Not sure of your major yet?
You can change to any BSc major at the end of your first year. Moving from the first year of plant science to one of the majors below is particularly simple, as the required first year courses are similar. By choosing your courses and electives carefully to cover both majors you could easily swap over at the end of first year. Changing your major may incur an increase in completion time.
- Chemistry (include 123.105; and 160.101 or 160.102 or 160.105 in your first year)
- Earth Science (include 233.105 in your first year)
- Ecology (include 199.103 and 196.101 in your first year)
- Environmental Science (include 233.105 and 196.101 in your first year)
- International Agriculture
- Zoology (include 199.103 and 196.101 in your first year).
Completing a minor is optional. Minors increase the breadth of your degree. They give you extra knowledge, attributes and capabilities.
A minor must be in a different subject from your major.
A Bachelor of Science (Plant Science) with a minor
You may choose a minor from any University undergraduate degree that has recognised minors. If the minor is from another undergraduate degree, the regulations of that programme will apply.
Some BSc minors that are particularly compatible with plant science include those shown below. Timetabling will prioritise these combinations to minimise clashes.
A Plant Science minor (for students who are studying a different degree)
If you are not studying a Bachelor of Science (Plant Science) and wish to complete a Plant Science minor see the BSc regulations for requirements.
Fees and scholarships
Fees and finance
Fees, student loans and free fees scheme
Your tuition fees may be different depending on the courses you choose. Your exact fees will show once you have chosen your courses.
There will also be some compulsory non-tuition fees and for some courses, there may also be charges for things such as study resources, software, trips and contact workshops.
Already know which courses you're going to choose?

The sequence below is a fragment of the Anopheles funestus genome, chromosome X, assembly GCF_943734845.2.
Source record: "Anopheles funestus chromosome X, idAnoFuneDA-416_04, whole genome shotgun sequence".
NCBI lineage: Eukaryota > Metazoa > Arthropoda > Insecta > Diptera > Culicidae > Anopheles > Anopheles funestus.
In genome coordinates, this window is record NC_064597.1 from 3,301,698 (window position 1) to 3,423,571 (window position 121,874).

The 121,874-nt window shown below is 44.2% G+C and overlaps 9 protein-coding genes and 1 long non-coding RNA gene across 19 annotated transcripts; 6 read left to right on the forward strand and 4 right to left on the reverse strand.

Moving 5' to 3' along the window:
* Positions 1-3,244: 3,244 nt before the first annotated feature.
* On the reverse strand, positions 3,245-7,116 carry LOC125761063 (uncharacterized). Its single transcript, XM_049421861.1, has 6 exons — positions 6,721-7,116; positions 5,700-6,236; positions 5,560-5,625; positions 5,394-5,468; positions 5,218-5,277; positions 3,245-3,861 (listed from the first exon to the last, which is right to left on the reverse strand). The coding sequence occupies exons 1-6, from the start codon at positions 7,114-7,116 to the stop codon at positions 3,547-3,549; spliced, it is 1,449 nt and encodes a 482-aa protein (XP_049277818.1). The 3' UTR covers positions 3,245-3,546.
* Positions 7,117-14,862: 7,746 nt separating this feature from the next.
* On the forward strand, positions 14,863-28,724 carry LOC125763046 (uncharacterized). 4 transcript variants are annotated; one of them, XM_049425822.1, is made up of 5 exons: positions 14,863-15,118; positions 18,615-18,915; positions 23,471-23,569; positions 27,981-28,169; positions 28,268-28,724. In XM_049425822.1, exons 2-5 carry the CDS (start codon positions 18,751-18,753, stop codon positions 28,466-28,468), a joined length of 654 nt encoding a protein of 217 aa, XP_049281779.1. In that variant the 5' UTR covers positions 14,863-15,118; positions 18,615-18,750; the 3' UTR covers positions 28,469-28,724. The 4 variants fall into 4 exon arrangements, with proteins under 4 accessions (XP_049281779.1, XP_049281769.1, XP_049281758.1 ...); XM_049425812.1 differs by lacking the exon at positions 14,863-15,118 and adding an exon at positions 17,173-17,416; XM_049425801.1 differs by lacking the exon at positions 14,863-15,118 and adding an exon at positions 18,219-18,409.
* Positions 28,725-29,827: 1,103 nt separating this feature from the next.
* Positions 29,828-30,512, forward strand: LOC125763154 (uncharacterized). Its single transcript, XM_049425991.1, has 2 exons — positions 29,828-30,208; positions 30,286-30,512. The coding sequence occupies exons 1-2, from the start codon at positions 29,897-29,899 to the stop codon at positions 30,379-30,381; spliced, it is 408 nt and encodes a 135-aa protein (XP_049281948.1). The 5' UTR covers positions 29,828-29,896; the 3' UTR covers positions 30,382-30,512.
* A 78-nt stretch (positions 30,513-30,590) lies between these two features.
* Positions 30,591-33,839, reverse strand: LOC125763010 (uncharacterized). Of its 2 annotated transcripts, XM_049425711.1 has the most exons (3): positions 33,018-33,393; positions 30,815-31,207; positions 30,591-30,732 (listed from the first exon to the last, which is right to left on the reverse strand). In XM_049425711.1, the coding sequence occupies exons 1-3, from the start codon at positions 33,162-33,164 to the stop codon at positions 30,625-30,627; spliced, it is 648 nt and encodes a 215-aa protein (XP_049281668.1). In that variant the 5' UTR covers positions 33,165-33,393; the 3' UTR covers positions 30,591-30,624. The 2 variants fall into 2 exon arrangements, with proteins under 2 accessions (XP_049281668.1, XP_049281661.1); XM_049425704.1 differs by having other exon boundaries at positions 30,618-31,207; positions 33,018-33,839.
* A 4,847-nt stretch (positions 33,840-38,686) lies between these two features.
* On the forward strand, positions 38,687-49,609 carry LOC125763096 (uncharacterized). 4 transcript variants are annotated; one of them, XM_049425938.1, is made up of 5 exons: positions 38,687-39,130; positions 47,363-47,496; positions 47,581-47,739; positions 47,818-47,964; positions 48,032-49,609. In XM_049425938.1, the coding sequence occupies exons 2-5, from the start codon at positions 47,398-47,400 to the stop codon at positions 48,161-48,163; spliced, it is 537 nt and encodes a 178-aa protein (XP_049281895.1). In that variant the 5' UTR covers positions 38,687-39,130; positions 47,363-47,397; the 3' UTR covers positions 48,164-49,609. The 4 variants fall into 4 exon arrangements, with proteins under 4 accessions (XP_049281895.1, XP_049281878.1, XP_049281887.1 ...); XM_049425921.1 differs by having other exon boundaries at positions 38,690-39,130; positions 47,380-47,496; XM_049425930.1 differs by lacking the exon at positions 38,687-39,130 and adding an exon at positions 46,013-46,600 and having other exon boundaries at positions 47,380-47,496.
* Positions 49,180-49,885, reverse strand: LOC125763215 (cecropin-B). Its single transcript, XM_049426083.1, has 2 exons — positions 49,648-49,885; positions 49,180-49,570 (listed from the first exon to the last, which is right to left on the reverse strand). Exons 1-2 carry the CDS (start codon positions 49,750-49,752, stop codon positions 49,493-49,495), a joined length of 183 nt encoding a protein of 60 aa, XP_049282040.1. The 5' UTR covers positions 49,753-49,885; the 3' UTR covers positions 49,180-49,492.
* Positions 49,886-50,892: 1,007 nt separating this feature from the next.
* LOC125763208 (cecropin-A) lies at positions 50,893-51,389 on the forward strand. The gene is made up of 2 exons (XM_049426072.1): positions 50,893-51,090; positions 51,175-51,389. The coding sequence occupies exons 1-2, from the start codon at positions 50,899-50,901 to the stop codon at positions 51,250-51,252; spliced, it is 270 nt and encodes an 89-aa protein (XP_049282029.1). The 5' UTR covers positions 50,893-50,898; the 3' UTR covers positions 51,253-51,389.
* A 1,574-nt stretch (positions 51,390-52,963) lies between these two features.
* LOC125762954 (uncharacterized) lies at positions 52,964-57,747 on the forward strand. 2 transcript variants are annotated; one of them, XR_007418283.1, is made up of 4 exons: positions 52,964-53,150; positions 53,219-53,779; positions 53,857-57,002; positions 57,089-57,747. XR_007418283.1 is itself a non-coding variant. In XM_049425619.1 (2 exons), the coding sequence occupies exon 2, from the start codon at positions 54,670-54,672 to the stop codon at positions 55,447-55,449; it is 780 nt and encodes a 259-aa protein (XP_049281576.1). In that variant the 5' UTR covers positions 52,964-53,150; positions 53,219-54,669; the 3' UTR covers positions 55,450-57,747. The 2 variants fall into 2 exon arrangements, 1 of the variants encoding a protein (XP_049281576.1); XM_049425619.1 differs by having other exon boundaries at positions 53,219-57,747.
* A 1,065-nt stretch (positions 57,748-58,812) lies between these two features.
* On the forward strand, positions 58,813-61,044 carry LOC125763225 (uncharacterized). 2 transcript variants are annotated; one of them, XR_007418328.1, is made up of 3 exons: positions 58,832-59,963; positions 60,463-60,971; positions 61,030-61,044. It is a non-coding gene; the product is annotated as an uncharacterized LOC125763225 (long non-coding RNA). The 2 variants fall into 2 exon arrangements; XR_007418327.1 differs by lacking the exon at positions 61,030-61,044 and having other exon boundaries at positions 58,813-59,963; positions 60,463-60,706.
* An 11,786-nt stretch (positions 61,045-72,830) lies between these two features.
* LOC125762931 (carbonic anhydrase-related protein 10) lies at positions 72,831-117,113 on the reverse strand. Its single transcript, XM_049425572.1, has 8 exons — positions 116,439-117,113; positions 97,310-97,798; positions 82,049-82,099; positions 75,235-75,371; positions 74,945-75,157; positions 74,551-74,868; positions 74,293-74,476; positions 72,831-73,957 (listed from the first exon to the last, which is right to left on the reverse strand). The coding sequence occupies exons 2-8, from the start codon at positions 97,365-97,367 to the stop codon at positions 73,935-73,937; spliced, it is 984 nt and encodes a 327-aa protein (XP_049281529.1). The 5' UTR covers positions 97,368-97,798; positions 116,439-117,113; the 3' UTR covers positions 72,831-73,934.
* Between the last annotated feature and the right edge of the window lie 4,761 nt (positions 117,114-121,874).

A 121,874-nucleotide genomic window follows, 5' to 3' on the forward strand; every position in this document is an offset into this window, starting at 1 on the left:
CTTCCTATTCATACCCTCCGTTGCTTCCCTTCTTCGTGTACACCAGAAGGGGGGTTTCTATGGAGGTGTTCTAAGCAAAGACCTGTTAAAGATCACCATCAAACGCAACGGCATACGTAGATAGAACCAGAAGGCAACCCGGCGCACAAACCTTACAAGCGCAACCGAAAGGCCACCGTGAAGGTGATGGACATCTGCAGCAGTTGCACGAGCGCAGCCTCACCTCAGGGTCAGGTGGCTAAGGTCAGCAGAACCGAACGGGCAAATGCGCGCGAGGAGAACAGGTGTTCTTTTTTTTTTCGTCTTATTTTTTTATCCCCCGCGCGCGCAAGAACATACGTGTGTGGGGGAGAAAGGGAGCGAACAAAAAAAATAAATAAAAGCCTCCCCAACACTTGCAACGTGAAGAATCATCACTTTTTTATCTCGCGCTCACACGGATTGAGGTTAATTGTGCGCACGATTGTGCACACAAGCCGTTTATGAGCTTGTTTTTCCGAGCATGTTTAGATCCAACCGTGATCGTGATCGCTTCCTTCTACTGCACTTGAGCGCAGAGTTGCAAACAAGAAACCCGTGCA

If you already know which courses you are going to take, you can use our fees calculator to get an estimate of your fees.
Student loans (StudyLink) and Fees Free scheme
You may be eligible for a student loan to help towards paying your fees.
The New Zealand Government offers fees-free tertiary study for eligible domestic students. Find out more about the scheme and your eligibility on the Fees Free website. To use the site's eligibility checking tool, you will need your National Student Number.
Current and returning Massey students will find their National Student Number on their student homepage.
A good fit if you:
- want a wide variety of career opportunities, ranging from pure research to applied plant science
- are interested in making a significant impact on global issues, including climate change and sustainability.
Accreditations and rankings
Massey is world-ranked and New Zealand’s No 1 university in agriculture according to QS (Quacquarelli Symonds) rankings.
Massey University is ranked by QS (Quacquarelli Symonds) as one of the top 400 universities in the world for biological sciences.
Massey University is ranked No.1 in New Zealand for agricultural science by ShanghaiRanking's Global Ranking of Academic Subjects.
Key information for students
Compare qualifications and academic information across different New Zealand institutions.
Review this important information before you apply for this programme. This gives you full details of the rules and regulations about what you need to study and what you must achieve in order to graduate with this qualification. That includes structure, courses and requirements. These regulations should be read in conjunction with all other Statutes and Regulations of the University including the below.
Applying and enrolling
Applying for the programme
Check you are ready
If you are ready to apply, have a look at our application checklist. It will help you get prepared with what you need. Please also check the entry requirements carefully before you apply.
Choose your programme and click on Apply now
You will apply for the programme using the Apply now button on this page. You’ll also choose your specialisation (major, subject or endorsement) if applicable.